- Global smartphone shipments dropped 38% annually in February to 61.8 million devices, the largest fall ever in the smartphone market, according to a new report from Strategy Analytics.
- The new data point shows how the COVID-19 coronavirus, which has disrupted daily life and the electronics supply chain in China, will hurt the electronics market.
- The gloomy statistic also foreshadows forthcoming trouble in the smartphone market as other countries have shut down their economies to slow the virus.
Global smartphone shipments dropped 38% year-over-year during February from 99.2 million devices to 61.8 million, the largest fall ever in the history of the smartphone market, according to a new report from Strategy Analytics.
The new data point shows how the COVID-19 coronavirus, which has disrupted daily life and the electronics supply chain in China, is affecting the electronics market. Shipments to distributors plunged in China and and slumped across Asia as work shut down and people stayed at home, according to the report.
"We started to track smartphone market back to 2003. This is the biggest ever fall historically," Linda Sui, analyst at Strategy Analytics said in an email.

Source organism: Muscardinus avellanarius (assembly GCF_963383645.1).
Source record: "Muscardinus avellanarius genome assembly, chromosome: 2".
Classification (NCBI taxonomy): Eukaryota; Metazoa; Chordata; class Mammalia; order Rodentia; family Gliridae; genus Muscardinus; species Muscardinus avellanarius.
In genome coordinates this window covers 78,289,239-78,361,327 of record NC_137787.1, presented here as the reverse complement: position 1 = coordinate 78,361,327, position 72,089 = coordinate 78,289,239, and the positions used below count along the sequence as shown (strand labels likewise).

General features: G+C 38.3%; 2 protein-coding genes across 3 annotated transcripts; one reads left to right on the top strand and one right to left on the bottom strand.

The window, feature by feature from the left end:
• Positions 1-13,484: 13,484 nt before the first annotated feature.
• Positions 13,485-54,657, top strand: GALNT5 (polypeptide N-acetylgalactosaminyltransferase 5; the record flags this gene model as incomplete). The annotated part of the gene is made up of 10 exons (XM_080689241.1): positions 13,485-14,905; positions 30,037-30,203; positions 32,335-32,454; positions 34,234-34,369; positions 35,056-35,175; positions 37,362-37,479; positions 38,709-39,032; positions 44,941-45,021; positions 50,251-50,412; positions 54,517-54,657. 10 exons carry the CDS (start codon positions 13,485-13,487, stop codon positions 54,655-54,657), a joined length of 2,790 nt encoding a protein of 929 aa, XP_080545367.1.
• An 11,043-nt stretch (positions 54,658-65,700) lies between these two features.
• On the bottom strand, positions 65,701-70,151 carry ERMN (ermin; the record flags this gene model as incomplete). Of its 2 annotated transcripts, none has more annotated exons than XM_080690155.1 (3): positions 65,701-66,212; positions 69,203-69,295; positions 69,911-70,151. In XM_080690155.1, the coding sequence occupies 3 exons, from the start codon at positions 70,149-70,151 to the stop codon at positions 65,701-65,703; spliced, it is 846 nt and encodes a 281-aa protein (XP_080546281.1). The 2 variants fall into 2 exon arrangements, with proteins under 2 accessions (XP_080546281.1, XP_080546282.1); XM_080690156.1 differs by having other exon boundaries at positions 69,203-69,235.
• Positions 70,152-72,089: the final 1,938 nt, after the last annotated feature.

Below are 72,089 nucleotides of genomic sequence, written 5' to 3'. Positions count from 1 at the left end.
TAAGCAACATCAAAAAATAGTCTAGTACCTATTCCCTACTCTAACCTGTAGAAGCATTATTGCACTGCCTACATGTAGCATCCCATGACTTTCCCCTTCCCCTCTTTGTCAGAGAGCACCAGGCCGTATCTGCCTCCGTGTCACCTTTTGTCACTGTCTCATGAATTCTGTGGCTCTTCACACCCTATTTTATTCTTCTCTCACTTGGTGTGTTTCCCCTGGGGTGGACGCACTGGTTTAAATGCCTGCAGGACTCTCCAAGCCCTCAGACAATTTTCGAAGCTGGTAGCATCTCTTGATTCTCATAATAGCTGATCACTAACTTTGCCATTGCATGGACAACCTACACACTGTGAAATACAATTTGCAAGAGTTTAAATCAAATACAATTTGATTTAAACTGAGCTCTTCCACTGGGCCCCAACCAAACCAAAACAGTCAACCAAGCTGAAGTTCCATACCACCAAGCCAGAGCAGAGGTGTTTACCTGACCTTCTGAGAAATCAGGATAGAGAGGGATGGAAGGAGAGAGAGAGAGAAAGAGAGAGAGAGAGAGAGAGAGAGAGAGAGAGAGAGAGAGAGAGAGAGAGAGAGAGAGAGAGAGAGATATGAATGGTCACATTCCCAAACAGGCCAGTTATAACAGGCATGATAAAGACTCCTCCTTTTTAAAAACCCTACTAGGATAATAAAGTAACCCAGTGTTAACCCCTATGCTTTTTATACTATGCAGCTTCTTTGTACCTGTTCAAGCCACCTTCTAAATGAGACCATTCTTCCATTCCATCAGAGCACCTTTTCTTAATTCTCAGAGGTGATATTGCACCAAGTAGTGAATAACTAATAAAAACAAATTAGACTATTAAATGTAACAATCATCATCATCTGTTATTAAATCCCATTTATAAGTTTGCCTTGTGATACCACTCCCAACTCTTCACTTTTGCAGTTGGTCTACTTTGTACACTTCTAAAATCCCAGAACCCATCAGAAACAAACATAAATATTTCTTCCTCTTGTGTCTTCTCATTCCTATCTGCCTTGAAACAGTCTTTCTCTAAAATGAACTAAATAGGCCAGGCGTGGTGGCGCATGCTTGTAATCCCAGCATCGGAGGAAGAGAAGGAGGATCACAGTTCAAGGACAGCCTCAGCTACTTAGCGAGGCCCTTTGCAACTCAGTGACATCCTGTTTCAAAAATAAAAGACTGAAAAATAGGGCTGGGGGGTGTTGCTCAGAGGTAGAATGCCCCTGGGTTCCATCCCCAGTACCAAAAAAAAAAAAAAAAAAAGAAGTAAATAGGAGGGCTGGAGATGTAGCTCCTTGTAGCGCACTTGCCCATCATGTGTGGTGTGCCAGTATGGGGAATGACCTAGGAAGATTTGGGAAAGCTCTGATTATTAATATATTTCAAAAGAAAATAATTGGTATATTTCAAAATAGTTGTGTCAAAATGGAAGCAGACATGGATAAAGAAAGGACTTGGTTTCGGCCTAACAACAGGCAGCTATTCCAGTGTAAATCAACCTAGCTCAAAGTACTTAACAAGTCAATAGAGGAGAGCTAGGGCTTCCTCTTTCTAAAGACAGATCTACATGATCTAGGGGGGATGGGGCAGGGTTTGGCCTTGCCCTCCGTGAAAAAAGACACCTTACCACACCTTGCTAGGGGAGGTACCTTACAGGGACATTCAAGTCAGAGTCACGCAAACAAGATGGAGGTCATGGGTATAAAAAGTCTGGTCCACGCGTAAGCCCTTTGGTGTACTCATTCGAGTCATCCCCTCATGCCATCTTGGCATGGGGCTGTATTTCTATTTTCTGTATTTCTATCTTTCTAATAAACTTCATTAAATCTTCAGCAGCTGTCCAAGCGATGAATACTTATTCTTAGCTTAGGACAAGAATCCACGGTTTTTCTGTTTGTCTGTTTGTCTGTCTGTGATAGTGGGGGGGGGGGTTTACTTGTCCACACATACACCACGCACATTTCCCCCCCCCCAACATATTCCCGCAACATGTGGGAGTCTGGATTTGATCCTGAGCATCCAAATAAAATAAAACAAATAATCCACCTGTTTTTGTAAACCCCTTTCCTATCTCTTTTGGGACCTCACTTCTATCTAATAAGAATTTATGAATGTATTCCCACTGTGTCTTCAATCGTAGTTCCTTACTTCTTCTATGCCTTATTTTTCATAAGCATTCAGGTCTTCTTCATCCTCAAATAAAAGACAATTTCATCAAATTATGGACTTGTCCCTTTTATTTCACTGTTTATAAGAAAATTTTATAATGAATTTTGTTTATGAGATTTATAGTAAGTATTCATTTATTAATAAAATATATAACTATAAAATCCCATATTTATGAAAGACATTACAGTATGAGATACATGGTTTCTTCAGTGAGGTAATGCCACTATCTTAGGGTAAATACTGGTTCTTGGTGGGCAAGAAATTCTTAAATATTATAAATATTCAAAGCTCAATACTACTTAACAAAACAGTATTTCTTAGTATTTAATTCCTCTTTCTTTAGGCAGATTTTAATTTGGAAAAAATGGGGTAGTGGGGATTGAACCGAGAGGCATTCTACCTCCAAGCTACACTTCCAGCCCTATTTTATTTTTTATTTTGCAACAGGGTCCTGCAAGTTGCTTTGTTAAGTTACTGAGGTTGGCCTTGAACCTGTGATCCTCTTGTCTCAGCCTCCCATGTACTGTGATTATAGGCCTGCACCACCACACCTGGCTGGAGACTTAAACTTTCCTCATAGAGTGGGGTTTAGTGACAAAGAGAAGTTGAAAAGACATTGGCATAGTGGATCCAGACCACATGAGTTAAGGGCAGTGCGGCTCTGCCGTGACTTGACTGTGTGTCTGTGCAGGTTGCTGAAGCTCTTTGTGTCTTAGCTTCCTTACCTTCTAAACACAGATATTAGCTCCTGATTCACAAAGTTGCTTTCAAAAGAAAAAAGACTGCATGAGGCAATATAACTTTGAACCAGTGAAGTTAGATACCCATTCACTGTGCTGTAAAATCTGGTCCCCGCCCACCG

The statistic also foreshadows forthcoming trouble in the smartphone market as other regions have now shut down their economies to slow the virus.
The outbreak hurt both supply and demand, according to Strategy Analytics. Factories in Asia were unable to manufacture phones as normal, because of mandatory government shutdowns and issues securing key components from the supply chain.
On the other hand, people who are self-isolating or under an order to stay at home are unlikely to go to retail stores or shop for new devices, hurting demand for new devices. The fall was across all price bands, not just expensive or mass market models, Sui said.
Apple, the world's top smartphone vendor by volume in the fourth quarter of 2019, has closed its stores outside of China indefinitely and warned in February that the coronavirus outbreak would temporarily constrain iPhone supply. Samsung, the no. 2 smartphone maker by volume, has also closed its stores.
While the rest of the world is grappling with the effects of the outbreak, China is slowly getting back to work. All of Apple's stores in the country have reopened, for example.
"Despite tentative signs of recovery in China, we expect global smartphone shipments overall to remain weak throughout March, 2020," Yiwen Wu, a senior analyst at Strategy Analytics said in a statement.